Growing up with stinky, slimy, altogether wonderful Japanese food

Homemade kimchee, homemade takuan and natto.

Homemade kimchee, homemade takuan and natto.

I’m a foodie. Everyone knows this. I write about food, I take photos of food everywhere I dine, I love to cook, and I love food from everywhere. One of my personal rules has always been, if someone somewhere in the world eats something, I’m willing to try it… at least once.

So I’ve had chocolate covered ants. Fried grubs. The meat of some strange animals that you wouldn’t think humans ought to eat, like rattlesnake brats.

In a way, I was prepared for this gastronomic open-mindedness (open-stomachnes?) by growing up Japanese. I was raised in Japan until I was 8, but even lifelong Japanese Americans know what I mean when I say that Japanese cuisine — although hailed today as the epitome of high culture and is accepted as mainstream with commonplace dishes like sushi, ramen, tempura, sukiyaki and teriyaki – can feature some nasty stuff.

Foul-smelling, slimy and icky-textured. Food that’s best swallowed quickly, without chewing or thinking about. No savoring the flavor, just pop it in and send it down the chute.

A lot of people probably would disagree with me, but I feel that way about oysters. I think they’re gross. Keeping my personal rule in mind, I’ll eat them if I’m at a nice restaurant in a town like Boston, where oysters are de rigeur. But I won’t seek them out and suggest an oyster bar for a night out.

It’s ironic, then, that people who would slurp down an oyster at a moment’s notice would probably themselves grossed out at some things I love: Raw eggs mixed with soy sauce and drizzled on hot rice; natto (fermented soy beans) mixed with soy sauce and mixed with hot rice; crunchy takuan; oden, an odiferous winter stew.
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Asian America, social media and baby boomers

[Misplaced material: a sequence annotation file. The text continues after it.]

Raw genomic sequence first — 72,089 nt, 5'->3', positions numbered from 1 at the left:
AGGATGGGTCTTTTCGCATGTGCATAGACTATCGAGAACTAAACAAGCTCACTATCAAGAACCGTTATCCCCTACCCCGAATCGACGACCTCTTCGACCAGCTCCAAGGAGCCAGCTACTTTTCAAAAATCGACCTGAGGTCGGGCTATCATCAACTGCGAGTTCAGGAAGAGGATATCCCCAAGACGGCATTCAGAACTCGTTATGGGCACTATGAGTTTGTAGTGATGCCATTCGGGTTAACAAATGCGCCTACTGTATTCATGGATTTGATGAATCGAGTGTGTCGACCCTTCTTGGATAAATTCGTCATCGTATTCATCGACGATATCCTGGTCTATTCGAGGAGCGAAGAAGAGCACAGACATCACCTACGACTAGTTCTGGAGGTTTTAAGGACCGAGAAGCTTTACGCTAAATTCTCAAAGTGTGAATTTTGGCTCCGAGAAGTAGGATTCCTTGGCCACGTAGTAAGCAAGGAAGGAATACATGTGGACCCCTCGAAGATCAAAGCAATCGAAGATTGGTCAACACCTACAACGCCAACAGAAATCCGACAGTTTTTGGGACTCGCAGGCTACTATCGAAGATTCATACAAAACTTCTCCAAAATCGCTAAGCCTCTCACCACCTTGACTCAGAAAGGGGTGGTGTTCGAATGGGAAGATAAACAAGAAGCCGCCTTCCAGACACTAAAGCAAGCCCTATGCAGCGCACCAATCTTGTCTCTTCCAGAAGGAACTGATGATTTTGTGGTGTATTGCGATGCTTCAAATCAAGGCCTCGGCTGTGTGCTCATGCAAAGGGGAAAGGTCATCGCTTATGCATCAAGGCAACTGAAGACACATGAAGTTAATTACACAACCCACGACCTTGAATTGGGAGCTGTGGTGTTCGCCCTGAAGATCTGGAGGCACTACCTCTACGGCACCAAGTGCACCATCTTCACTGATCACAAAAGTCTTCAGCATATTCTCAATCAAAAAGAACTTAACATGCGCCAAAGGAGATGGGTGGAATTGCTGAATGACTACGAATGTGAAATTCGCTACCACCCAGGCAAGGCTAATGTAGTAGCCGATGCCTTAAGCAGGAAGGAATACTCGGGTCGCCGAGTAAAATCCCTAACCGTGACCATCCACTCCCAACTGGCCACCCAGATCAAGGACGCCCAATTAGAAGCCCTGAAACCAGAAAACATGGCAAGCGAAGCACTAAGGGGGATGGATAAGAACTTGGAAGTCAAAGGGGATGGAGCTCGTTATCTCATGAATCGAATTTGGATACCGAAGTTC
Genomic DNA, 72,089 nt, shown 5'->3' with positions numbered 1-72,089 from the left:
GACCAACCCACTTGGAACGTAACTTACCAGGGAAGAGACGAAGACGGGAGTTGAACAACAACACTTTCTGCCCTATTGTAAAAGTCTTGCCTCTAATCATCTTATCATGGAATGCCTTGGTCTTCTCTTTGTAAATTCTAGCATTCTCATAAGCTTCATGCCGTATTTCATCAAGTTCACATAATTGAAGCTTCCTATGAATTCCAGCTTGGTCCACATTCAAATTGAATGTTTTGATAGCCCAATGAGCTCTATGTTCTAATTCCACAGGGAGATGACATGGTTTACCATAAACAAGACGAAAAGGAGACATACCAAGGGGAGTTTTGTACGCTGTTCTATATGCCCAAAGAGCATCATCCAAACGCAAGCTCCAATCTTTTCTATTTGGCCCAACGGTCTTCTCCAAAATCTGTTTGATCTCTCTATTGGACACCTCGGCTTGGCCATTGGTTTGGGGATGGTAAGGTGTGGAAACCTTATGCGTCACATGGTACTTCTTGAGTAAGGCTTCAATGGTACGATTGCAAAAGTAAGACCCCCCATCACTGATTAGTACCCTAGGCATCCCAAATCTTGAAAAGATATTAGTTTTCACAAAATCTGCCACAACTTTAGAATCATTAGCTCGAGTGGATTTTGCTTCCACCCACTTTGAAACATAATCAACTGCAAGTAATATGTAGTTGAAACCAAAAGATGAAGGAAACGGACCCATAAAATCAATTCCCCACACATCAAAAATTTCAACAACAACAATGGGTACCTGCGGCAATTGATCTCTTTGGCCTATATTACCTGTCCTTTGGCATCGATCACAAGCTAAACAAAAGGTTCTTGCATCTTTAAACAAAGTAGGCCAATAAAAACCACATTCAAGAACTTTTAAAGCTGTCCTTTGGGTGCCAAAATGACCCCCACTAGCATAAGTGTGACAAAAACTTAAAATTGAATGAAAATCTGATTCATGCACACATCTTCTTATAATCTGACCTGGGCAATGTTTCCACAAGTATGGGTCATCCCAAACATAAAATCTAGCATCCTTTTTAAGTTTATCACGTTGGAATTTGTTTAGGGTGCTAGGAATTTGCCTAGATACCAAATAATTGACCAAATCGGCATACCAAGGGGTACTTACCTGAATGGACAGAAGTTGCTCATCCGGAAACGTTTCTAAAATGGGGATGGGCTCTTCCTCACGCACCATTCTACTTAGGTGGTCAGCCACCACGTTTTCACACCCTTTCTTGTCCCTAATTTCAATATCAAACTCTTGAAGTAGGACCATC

AARP's TEK team helped elderly Chinese at a senior center in Boston learn to use smartphones, and they were sending texts ad shooting selfies at the end of the session.

AARP’s TEK team helped elderly Chinese at a senior center in Boston learn to use smartphones, and they were sending texts ad shooting selfies at the end of the session.

This was a fun photo booth at the AARP Member Convention in Boston, which promoted an upcoming PBS series about baby boomers sponsored by AARP. Nope, I'm not actually in the series...

This was a fun photo booth at the AARP Member Convention in Boston, which promoted an upcoming PBS series about baby boomers sponsored by AARP. Nope, I’m not actually in the series…

As a journalist, I’ve been really lucky.

I started my career as a music critic and then a reporter, so I’ve always been able to write about pop culture – especially the pop culture of my generation, the baby boomers. Then when the Internet came along, I was able to move over to work almost exclusively in digital media, and these days I work in and speak about social media. And since I started writing my “Nikkei View” column and blog, I’ve been part of a growing chorus of Asian American voices (like the JACL’s Pacific Citizen, which is about to re-launch its website after a two-year hiatus!) covering issues and stories that mainstream media frankly tends to ignore.

So I couldn’t believe my great fortune last month when I was named the 2014 Asian American Journalists Association’s AARP Social Media Fellow.

AARP, if you aren’t familiar with the organization, is the American Association of Retired People, whose members are 50 years old and older. That means that this year, the youngest baby boomers are turning 50 and can join AARP (the baby boom went from 1946 to 1964).
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